I have to agree with you there. As for the Stones, hit and miss for me as well. I actually really like their late 70’s period best. Disco was a refresher for The Stones who had always aped “black music.” Some Girls and Emotional Rescue, while still containing some whiney blues tracks, were kind of exciting and I enjoyed all those rock muso’s having to give into the disco and funk because The Stones were doing it.

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        • postpunkmonk says:

          Echorich – When you invoke The Stones and funk, what immediately came to mind was “Hot Stuff,” a song that I will always consider their absolute nadir! Time was kinder to their disco era, though. While I resented it at the time, I will cop to owning the Bob Clearmountain 12″ of “Miss You” now!

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          • Echorich says:

            Didn’t mean to leave Hot Stuff out…it is certainly a highpoint in their canon for me! It’s a wonder to me how, although massively monetarily successful, from Tattoo You on, The Stones seemed to me to go on autopilot. Maybe some of these bands should have seen that they would have a hard time competing on the musical landscape once Punk threw potholes out there. Maybe it became more about the money, or maybe the ideas just stopped coming to them. And I know I am being harsh with regard to The Stones, but really they never meant THAT much to me.
            On the other side of the coin, Ray Davies and The Kinks found that music had caught up with them by the early 80’s. In fact when you look at British rock and pop into the early 90’s, it’s The Kinks more than any other band who informed the Britpop explosion. There would be no Blur without The Kinks. The Divine Comedy/Neil Hannon as well. There’s even something to be said that The Smiths had more in common with Ray Davies and The Kinks than any NY Dolls album I can think of.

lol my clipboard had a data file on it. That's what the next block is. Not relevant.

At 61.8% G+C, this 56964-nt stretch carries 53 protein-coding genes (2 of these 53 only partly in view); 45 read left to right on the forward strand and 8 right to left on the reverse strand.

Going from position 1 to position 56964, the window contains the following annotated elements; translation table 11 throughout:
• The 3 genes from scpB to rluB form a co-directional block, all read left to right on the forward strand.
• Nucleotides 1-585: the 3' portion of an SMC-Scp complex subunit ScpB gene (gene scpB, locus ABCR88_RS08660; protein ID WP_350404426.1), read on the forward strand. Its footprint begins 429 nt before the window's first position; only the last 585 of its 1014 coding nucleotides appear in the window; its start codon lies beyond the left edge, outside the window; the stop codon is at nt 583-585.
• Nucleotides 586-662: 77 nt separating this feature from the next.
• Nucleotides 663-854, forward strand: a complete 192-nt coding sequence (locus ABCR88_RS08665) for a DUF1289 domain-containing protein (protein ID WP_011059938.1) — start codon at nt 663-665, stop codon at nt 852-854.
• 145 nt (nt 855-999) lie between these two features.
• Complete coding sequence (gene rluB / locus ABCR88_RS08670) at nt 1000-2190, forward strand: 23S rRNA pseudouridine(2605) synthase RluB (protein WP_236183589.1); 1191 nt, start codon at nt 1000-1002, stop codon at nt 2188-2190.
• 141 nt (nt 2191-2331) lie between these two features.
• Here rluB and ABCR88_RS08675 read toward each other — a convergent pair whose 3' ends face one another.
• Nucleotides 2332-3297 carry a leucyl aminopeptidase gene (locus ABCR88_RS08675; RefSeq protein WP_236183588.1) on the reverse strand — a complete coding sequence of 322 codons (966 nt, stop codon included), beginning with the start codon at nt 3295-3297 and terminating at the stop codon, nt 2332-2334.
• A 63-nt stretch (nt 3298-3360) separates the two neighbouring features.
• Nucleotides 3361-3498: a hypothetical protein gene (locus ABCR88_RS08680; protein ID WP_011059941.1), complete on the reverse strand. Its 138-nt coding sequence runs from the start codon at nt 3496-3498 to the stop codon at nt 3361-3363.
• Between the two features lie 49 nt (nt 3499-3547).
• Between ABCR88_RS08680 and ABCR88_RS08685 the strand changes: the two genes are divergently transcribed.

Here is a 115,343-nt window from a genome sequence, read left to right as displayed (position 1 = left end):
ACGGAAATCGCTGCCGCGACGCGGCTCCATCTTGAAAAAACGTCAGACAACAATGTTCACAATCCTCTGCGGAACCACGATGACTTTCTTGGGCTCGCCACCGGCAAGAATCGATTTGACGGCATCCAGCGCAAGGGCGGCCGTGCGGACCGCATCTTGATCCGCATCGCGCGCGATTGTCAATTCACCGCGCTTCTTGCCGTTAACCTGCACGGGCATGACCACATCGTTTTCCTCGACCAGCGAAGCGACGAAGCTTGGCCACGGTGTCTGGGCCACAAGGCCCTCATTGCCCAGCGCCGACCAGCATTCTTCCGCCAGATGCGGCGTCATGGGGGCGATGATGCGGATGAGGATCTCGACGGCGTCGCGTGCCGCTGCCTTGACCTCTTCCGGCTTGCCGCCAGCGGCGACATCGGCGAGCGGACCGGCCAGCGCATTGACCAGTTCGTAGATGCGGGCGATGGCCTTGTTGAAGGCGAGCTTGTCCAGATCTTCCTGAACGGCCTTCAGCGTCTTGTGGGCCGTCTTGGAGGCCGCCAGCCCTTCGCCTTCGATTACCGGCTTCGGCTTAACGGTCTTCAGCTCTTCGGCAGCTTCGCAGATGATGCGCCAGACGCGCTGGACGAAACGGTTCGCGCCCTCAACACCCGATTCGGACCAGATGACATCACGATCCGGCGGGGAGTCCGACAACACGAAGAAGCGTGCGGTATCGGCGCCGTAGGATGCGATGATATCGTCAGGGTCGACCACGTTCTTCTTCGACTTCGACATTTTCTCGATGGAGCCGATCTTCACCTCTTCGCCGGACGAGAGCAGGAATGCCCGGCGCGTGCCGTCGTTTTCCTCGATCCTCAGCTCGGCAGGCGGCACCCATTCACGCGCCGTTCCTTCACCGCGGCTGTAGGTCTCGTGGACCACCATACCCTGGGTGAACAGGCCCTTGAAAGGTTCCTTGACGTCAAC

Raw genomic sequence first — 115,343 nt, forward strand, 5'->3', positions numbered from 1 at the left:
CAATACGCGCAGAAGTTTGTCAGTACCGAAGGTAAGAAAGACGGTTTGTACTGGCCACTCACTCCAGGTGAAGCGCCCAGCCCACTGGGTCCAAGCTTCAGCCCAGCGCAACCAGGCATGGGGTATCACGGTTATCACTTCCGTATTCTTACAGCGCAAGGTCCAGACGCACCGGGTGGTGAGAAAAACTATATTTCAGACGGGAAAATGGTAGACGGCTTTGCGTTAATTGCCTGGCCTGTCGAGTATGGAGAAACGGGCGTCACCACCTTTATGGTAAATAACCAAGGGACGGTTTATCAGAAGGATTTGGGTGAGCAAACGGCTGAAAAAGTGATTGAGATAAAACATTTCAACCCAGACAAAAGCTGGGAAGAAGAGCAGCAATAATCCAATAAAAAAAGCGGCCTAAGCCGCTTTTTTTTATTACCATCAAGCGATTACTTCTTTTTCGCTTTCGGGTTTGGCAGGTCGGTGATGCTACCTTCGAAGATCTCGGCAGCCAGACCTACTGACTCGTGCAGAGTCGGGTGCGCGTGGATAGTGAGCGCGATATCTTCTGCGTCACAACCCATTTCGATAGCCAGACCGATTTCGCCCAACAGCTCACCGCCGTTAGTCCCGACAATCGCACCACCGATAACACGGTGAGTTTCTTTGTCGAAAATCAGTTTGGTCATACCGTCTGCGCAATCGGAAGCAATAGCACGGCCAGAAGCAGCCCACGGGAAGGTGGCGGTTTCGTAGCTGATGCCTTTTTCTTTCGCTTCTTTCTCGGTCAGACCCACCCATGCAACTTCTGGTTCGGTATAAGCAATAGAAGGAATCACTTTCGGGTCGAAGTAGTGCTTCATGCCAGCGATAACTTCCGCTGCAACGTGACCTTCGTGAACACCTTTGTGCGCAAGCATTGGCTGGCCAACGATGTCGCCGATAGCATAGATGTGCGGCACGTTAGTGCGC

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            • postpunkmonk says:

              Echorich – Aaaaah! It seems you’ve conveniently forgotten The Stones’ rather adroit response to Post-Punk, the killa “Undercover of the Night!” When I heard that, I knew they were reacting to Post-Punk/dub in their own fashion; albeit behind the curve. That single is for me their best Monk Moment. Okay. After that, then they were out of steam. Which is just as well. Can you imagine a Stones house track?! Chicago style maybe, but still! Not a pretty sight.

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              • Echorich says:

                Oh my, Undercover of the Night is just a mess to these ears. I understand what you are getting at, but I don’t know if there is ANY success in the attempt on their part. And as for Julien Temple’s video/mini movie, he was more sucessful with Mantrap. Just saying…

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                • postpunkmonk says:

                  Echorich – Well, well. We would appear to disagree on the finer points of The Stones canon. As a child, I was as indifferent to them as I was to The Beatles, but a switch got thrown by my early 20s and I began to make the time for them.

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                  • Echorich says:

                    I own both Hot Rocks compilations, Some Girls and Emotional Rescue… With that, I’m sufficiently fulfilled in my Stone collection.

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                  • postpunkmonk says:

                    Echorich – I have the London Years box, Hot Rocks 1 (stereo), Stripped, all 3 CD singles from “Steel Wheels,” and the 12″ers of “Miss You” and “Undercover Of The Night.” My wife has “It’s Only Rock & Roll,” “Sticky Fingers,” and “Some Girls” on LP. I wouldn’t mind every album on CD through “Exile” and cherry picking from “Some Girls” forward. But dropping money on The Stones hardly seems worth it… Not when there are still John Foxx albums that I lack!